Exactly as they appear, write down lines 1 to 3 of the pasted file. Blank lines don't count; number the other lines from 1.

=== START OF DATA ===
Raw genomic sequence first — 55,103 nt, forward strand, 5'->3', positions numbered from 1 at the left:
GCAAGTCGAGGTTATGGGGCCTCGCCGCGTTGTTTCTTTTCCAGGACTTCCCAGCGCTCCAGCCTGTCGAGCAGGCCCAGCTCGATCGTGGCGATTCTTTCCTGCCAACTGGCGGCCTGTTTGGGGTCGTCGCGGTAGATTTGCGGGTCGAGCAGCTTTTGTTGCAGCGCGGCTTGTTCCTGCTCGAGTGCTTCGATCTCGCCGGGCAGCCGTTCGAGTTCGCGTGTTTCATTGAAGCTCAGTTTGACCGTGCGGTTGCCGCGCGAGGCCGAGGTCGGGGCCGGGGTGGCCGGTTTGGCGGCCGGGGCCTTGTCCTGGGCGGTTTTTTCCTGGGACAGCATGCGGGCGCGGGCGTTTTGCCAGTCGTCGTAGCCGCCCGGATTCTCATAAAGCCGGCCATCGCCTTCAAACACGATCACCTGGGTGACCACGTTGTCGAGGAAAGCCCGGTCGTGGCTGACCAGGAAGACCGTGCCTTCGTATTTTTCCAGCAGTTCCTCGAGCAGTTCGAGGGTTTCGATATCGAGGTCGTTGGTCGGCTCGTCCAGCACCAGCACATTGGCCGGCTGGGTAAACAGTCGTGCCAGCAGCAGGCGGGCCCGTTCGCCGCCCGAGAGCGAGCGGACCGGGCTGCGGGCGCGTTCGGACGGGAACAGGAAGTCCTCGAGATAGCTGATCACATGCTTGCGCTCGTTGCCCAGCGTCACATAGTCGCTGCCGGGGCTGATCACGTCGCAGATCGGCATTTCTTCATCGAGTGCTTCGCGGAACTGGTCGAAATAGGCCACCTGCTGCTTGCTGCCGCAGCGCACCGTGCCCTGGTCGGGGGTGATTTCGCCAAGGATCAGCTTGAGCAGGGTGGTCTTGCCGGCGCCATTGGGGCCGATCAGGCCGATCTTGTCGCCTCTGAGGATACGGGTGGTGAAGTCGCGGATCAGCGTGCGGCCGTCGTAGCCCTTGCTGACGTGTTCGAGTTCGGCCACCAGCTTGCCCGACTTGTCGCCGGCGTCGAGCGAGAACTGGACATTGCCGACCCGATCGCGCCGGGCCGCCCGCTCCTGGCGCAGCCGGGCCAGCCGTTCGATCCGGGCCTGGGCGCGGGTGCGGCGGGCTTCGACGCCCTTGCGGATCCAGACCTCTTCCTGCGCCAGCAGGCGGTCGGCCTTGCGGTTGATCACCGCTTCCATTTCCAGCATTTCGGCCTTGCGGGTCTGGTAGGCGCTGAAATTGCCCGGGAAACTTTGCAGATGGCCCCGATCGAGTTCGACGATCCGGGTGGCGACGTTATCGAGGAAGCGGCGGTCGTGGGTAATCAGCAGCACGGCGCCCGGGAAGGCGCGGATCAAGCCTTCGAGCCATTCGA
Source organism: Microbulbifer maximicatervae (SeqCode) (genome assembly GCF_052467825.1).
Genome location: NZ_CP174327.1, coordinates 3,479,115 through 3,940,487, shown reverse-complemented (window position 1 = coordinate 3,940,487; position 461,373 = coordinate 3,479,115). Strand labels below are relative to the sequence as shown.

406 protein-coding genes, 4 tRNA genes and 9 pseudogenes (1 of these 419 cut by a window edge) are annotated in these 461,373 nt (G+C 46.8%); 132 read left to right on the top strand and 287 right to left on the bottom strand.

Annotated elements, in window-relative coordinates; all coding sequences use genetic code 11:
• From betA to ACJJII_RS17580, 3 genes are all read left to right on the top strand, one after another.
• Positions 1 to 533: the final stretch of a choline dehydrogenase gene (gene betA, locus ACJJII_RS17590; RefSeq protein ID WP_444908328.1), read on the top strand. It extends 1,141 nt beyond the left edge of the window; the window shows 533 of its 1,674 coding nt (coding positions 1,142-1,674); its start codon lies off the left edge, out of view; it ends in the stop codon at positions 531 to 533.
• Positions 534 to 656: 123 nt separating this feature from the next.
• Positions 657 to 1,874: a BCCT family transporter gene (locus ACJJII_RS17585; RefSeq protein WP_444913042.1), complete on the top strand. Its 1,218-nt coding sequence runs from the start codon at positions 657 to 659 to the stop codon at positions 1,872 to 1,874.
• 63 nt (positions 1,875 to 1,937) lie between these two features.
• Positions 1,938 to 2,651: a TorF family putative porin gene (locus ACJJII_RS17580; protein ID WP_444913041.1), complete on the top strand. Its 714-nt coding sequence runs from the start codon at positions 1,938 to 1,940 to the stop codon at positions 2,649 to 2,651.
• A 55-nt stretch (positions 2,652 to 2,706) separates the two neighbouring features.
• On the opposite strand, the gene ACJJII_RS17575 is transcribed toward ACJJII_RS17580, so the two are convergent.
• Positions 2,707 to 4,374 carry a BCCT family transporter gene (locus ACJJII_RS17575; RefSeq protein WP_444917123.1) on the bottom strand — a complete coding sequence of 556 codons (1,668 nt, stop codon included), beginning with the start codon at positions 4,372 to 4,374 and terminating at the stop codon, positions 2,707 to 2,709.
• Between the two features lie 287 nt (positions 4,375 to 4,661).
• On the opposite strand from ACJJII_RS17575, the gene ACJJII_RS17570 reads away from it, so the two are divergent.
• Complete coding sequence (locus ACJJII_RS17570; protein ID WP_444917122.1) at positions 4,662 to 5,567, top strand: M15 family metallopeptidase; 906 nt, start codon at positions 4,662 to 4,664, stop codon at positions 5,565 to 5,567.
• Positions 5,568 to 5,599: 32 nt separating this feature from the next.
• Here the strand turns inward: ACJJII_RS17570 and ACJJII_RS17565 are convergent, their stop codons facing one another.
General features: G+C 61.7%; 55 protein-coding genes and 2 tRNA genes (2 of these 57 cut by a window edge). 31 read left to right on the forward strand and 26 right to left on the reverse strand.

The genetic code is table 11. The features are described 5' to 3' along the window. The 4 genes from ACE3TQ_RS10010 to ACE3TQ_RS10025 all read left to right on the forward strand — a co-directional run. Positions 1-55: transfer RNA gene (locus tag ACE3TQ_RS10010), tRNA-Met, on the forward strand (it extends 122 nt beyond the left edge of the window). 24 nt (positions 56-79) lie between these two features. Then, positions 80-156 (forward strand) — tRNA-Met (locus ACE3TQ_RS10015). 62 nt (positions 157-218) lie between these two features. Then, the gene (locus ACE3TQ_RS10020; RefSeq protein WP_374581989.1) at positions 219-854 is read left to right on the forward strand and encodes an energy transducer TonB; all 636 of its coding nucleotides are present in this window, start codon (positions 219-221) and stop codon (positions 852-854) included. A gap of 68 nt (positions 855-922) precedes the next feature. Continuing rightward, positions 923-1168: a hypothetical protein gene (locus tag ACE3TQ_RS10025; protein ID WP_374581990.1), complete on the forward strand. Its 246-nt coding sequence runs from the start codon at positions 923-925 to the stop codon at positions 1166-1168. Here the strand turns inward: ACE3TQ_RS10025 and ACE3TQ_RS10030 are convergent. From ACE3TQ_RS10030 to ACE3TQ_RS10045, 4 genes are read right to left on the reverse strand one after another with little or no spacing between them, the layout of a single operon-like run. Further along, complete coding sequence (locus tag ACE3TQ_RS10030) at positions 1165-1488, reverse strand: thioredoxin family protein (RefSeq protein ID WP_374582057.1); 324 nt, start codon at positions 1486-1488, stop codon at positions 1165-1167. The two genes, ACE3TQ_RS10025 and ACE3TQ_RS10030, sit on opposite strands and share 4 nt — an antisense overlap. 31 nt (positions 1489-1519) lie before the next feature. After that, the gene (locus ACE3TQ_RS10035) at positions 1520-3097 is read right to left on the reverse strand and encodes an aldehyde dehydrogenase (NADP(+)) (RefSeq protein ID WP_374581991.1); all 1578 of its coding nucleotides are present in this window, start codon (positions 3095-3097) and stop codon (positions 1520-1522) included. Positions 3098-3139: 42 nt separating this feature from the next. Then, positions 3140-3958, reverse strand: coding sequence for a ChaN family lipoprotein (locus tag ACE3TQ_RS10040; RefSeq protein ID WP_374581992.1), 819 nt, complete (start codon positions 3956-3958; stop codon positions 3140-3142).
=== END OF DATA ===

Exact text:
Raw genomic sequence first — 55,103 nt, forward strand, 5'->3', positions numbered from 1 at the left:
GCAAGTCGAGGTTATGGGGCCTCGCCGCGTTGTTTCTTTTCCAGGACTTCCCAGCGCTCCAGCCTGTCGAGCAGGCCCAGCTCGATCGTGGCGATTCTTTCCTGCCAACTGGCGGCCTGTTTGGGGTCGTCGCGGTAGATTTGCGGGTCGAGCAGCTTTTGTTGCAGCGCGGCTTGTTCCTGCTCGAGTGCTTCGATCTCGCCGGGCAGCCGTTCGAGTTCGCGTGTTTCATTGAAGCTCAGTTTGACCGTGCGGTTGCCGCGCGAGGCCGAGGTCGGGGCCGGGGTGGCCGGTTTGGCGGCCGGGGCCTTGTCCTGGGCGGTTTTTTCCTGGGACAGCATGCGGGCGCGGGCGTTTTGCCAGTCGTCGTAGCCGCCCGGATTCTCATAAAGCCGGCCATCGCCTTCAAACACGATCACCTGGGTGACCACGTTGTCGAGGAAAGCCCGGTCGTGGCTGACCAGGAAGACCGTGCCTTCGTATTTTTCCAGCAGTTCCTCGAGCAGTTCGAGGGTTTCGATATCGAGGTCGTTGGTCGGCTCGTCCAGCACCAGCACATTGGCCGGCTGGGTAAACAGTCGTGCCAGCAGCAGGCGGGCCCGTTCGCCGCCCGAGAGCGAGCGGACCGGGCTGCGGGCGCGTTCGGACGGGAACAGGAAGTCCTCGAGATAGCTGATCACATGCTTGCGCTCGTTGCCCAGCGTCACATAGTCGCTGCCGGGGCTGATCACGTCGCAGATCGGCATTTCTTCATCGAGTGCTTCGCGGAACTGGTCGAAATAGGCCACCTGCTGCTTGCTGCCGCAGCGCACCGTGCCCTGGTCGGGGGTGATTTCGCCAAGGATCAGCTTGAGCAGGGTGGTCTTGCCGGCGCCATTGGGGCCGATCAGGCCGATCTTGTCGCCTCTGAGGATACGGGTGGTGAAGTCGCGGATCAGCGTGCGGCCGTCGTAGCCCTTGCTGACGTGTTCGAGTTCGGCCACCAGCTTGCCCGACTTGTCGCCGGCGTCGAGCGAGAACTGGACATTGCCGACCCGATCGCGCCGGGCCGCCCGCTCCTGGCGCAGCCGGGCCAGCCGTTCGATCCGGGCCTGGGCGCGGGTGCGGCGGGCTTCGACGCCCTTGCGGATCCAGACCTCTTCCTGCGCCAGCAGGCGGTCGGCCTTGCGGTTGATCACCGCTTCCATTTCCAGCATTTCGGCCTTGCGGGTCTGGTAGGCGCTGAAATTGCCCGGGAAACTTTGCAGATGGCCCCGATCGAGTTCGACGATCCGGGTGGCGACGTTATCGAGGAAGCGGCGGTCGTGGGTAATCAGCAGCACGGCGCCCGGGAAGGCGCGGATCAAGCCTTCGAGCCATTCGA
Source organism: Microbulbifer maximicatervae (SeqCode) (genome assembly GCF_052467825.1).